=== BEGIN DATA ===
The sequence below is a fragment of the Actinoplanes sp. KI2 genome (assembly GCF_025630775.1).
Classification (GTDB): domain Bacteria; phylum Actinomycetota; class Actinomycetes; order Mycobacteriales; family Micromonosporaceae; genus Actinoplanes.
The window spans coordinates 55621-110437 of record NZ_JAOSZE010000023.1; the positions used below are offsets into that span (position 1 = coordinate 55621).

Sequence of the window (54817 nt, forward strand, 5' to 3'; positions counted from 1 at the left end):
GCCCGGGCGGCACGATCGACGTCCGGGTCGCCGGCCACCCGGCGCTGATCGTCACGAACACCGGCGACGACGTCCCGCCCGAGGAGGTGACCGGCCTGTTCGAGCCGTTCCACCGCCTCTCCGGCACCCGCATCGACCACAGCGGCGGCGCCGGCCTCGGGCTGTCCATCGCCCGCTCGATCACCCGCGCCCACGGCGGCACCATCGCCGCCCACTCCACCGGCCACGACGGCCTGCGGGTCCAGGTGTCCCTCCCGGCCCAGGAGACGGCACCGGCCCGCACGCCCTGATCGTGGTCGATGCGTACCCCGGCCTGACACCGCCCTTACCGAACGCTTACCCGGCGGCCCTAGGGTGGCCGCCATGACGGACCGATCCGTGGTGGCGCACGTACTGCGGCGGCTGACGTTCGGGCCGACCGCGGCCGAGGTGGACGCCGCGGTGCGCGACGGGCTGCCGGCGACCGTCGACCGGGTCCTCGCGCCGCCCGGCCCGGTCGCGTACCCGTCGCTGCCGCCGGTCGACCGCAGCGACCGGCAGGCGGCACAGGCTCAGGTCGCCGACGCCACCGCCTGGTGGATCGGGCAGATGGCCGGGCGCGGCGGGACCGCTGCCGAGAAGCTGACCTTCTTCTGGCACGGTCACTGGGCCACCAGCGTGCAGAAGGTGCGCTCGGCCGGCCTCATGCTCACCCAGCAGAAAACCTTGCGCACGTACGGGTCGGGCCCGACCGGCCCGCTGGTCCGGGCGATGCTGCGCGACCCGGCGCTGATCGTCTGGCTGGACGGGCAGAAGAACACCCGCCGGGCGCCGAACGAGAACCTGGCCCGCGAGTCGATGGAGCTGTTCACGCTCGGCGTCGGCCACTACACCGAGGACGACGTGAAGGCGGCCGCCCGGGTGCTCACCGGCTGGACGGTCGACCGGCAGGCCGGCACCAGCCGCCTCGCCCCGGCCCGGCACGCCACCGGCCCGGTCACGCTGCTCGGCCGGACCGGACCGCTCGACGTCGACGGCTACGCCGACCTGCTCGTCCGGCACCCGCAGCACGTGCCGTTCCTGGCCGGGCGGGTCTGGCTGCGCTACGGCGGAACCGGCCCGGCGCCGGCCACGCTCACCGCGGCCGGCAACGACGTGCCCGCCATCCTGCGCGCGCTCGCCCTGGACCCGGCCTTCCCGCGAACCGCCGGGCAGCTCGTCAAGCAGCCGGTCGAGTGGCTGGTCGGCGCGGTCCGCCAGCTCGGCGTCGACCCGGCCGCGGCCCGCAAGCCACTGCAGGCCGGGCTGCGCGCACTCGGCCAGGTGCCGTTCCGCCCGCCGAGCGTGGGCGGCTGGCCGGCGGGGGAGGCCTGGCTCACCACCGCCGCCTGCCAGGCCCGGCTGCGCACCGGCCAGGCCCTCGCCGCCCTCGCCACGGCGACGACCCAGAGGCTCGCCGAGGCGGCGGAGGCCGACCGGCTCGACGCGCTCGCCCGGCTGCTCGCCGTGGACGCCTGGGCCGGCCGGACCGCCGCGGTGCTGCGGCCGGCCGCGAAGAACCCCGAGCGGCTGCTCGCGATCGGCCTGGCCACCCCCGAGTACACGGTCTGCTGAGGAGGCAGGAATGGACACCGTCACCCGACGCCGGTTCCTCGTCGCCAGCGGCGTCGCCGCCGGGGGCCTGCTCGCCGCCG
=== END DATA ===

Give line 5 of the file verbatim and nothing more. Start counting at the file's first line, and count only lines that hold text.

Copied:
GCCCGGGCGGCACGATCGACGTCCGGGTCGCCGGCCACCCGGCGCTGATCGTCACGAACACCGGCGACGACGTCCCGCCCGAGGAGGTGACCGGCCTGTTCGAGCCGTTCCACCGCCTCTCCGGCACCCGCATCGACCACAGCGGCGGCGCCGGCCTCGGGCTGTCCATCGCCCGCTCGATCACCCGCGCCCACGGCGGCACCATCGCCGCCCACTCCACCGGCCACGACGGCCTGCGGGTCCAGGTGTCCCTCCCGGCCCAGGAGACGGCACCGGCCCGCACGCCCTGATCGTGGTCGATGCGTACCCCGGCCTGACACCGCCCTTACCGAACGCTTACCCGGCGGCCCTAGGGTGGCCGCCATGACGGACCGATCCGTGGTGGCGCACGTACTGCGGCGGCTGACGTTCGGGCCGACCGCGGCCGAGGTGGACGCCGCGGTGCGCGACGGGCTGCCGGCGACCGTCGACCGGGTCCTCGCGCCGCCCGGCCCGGTCGCGTACCCGTCGCTGCCGCCGGTCGACCGCAGCGACCGGCAGGCGGCACAGGCTCAGGTCGCCGACGCCACCGCCTGGTGGATCGGGCAGATGGCCGGGCGCGGCGGGACCGCTGCCGAGAAGCTGACCTTCTTCTGGCACGGTCACTGGGCCACCAGCGTGCAGAAGGTGCGCTCGGCCGGCCTCATGCTCACCCAGCAGAAAACCTTGCGCACGTACGGGTCGGGCCCGACCGGCCCGCTGGTCCGGGCGATGCTGCGCGACCCGGCGCTGATCGTCTGGCTGGACGGGCAGAAGAACACCCGCCGGGCGCCGAACGAGAACCTGGCCCGCGAGTCGATGGAGCTGTTCACGCTCGGCGTCGGCCACTACACCGAGGACGACGTGAAGGCGGCCGCCCGGGTGCTCACCGGCTGGACGGTCGACCGGCAGGCCGGCACCAGCCGCCTCGCCCCGGCCCGGCACGCCACCGGCCCGGTCACGCTGCTCGGCCGGACCGGACCGCTCGACGTCGACGGCTACGCCGACCTGCTCGTCCGGCACCCGCAGCACGTGCCGTTCCTGGCCGGGCGGGTCTGGCTGCGCTACGGCGGAACCGGCCCGGCGCCGGCCACGCTCACCGCGGCCGGCAACGACGTGCCCGCCATCCTGCGCGCGCTCGCCCTGGACCCGGCCTTCCCGCGAACCGCCGGGCAGCTCGTCAAGCAGCCGGTCGAGTGGCTGGTCGGCGCGGTCCGCCAGCTCGGCGTCGACCCGGCCGCGGCCCGCAAGCCACTGCAGGCCGGGCTGCGCGCACTCGGCCAGGTGCCGTTCCGCCCGCCGAGCGTGGGCGGCTGGCCGGCGGGGGAGGCCTGGCTCACCACCGCCGCCTGCCAGGCCCGGCTGCGCACCGGCCAGGCCCTCGCCGCCCTCGCCACGGCGACGACCCAGAGGCTCGCCGAGGCGGCGGAGGCCGACCGGCTCGACGCGCTCGCCCGGCTGCTCGCCGTGGACGCCTGGGCCGGCCGGACCGCCGCGGTGCTGCGGCCGGCCGCGAAGAACCCCGAGCGGCTGCTCGCGATCGGCCTGGCCACCCCCGAGTACACGGTCTGCTGAGGAGGCAGGAATGGACACCGTCACCCGACGCCGGTTCCTCGTCGCCAGCGGCGTCGCCGCCGGGGGCCTGCTCGCCGCCG